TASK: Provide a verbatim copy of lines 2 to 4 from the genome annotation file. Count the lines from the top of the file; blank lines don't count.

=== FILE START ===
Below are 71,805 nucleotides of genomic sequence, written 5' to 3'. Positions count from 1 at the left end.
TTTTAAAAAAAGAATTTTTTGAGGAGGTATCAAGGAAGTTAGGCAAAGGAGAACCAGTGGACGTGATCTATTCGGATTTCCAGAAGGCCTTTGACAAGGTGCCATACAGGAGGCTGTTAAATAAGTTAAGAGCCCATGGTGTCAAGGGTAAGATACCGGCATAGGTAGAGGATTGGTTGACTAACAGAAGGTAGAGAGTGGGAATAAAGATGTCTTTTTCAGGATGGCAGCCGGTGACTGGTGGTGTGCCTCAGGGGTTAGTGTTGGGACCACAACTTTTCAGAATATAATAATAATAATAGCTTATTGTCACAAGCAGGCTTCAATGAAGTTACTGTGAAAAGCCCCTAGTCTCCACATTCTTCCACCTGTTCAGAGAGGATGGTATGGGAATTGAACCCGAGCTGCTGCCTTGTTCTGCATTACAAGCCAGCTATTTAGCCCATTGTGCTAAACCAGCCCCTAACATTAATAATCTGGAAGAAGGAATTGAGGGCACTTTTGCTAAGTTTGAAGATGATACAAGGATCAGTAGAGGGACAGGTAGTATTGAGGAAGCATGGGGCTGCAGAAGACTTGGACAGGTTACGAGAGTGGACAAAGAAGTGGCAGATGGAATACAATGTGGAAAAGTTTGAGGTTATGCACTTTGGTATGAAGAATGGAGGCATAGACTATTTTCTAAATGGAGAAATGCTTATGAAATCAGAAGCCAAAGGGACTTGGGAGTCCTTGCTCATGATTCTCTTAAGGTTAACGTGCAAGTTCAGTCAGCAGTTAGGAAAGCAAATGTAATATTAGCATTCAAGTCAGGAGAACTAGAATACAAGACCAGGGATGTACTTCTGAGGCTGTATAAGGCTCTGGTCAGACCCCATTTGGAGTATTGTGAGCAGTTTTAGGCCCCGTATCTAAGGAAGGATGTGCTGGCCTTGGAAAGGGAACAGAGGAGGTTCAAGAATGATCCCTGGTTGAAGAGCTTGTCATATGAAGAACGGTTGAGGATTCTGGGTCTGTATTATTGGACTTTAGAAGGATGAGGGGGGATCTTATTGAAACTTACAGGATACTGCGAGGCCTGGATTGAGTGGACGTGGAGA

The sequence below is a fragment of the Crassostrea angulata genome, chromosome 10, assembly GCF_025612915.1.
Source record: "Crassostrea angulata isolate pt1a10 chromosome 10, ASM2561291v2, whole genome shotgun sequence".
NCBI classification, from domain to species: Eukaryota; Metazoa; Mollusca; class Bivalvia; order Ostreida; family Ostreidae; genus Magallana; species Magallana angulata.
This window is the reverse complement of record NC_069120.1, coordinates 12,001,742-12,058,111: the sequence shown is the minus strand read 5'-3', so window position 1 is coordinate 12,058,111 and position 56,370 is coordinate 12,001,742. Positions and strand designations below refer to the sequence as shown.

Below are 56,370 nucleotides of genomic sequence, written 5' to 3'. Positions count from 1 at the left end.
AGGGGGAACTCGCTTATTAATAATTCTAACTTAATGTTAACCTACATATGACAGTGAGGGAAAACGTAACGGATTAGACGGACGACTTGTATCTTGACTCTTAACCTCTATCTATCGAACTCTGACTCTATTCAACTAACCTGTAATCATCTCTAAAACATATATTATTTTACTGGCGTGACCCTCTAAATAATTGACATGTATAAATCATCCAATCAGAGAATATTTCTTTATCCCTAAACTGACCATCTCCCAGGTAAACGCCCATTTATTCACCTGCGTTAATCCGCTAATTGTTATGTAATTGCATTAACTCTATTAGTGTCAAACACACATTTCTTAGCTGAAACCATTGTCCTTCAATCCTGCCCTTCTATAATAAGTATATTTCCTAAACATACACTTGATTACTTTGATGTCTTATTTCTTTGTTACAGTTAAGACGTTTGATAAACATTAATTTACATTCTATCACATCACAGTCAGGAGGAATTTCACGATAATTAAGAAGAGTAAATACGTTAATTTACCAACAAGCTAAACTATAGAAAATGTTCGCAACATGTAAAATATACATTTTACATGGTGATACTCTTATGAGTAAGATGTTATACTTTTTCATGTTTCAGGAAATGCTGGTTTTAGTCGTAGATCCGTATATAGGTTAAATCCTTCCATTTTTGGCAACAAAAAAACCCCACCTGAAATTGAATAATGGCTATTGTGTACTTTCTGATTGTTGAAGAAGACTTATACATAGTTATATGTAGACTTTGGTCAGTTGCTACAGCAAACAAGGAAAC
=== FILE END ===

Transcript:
TTTTAAAAAAAGAATTTTTTGAGGAGGTATCAAGGAAGTTAGGCAAAGGAGAACCAGTGGACGTGATCTATTCGGATTTCCAGAAGGCCTTTGACAAGGTGCCATACAGGAGGCTGTTAAATAAGTTAAGAGCCCATGGTGTCAAGGGTAAGATACCGGCATAGGTAGAGGATTGGTTGACTAACAGAAGGTAGAGAGTGGGAATAAAGATGTCTTTTTCAGGATGGCAGCCGGTGACTGGTGGTGTGCCTCAGGGGTTAGTGTTGGGACCACAACTTTTCAGAATATAATAATAATAATAGCTTATTGTCACAAGCAGGCTTCAATGAAGTTACTGTGAAAAGCCCCTAGTCTCCACATTCTTCCACCTGTTCAGAGAGGATGGTATGGGAATTGAACCCGAGCTGCTGCCTTGTTCTGCATTACAAGCCAGCTATTTAGCCCATTGTGCTAAACCAGCCCCTAACATTAATAATCTGGAAGAAGGAATTGAGGGCACTTTTGCTAAGTTTGAAGATGATACAAGGATCAGTAGAGGGACAGGTAGTATTGAGGAAGCATGGGGCTGCAGAAGACTTGGACAGGTTACGAGAGTGGACAAAGAAGTGGCAGATGGAATACAATGTGGAAAAGTTTGAGGTTATGCACTTTGGTATGAAGAATGGAGGCATAGACTATTTTCTAAATGGAGAAATGCTTATGAAATCAGAAGCCAAAGGGACTTGGGAGTCCTTGCTCATGATTCTCTTAAGGTTAACGTGCAAGTTCAGTCAGCAGTTAGGAAAGCAAATGTAATATTAGCATTCAAGTCAGGAGAACTAGAATACAAGACCAGGGATGTACTTCTGAGGCTGTATAAGGCTCTGGTCAGACCCCATTTGGAGTATTGTGAGCAGTTTTAGGCCCCGTATCTAAGGAAGGATGTGCTGGCCTTGGAAAGGGAACAGAGGAGGTTCAAGAATGATCCCTGGTTGAAGAGCTTGTCATATGAAGAACGGTTGAGGATTCTGGGTCTGTATTATTGGACTTTAGAAGGATGAGGGGGGATCTTATTGAAACTTACAGGATACTGCGAGGCCTGGATTGAGTGGACGTGGAGA

The sequence below is a fragment of the Crassostrea angulata genome, chromosome 10, assembly GCF_025612915.1.
Source record: "Crassostrea angulata isolate pt1a10 chromosome 10, ASM2561291v2, whole genome shotgun sequence".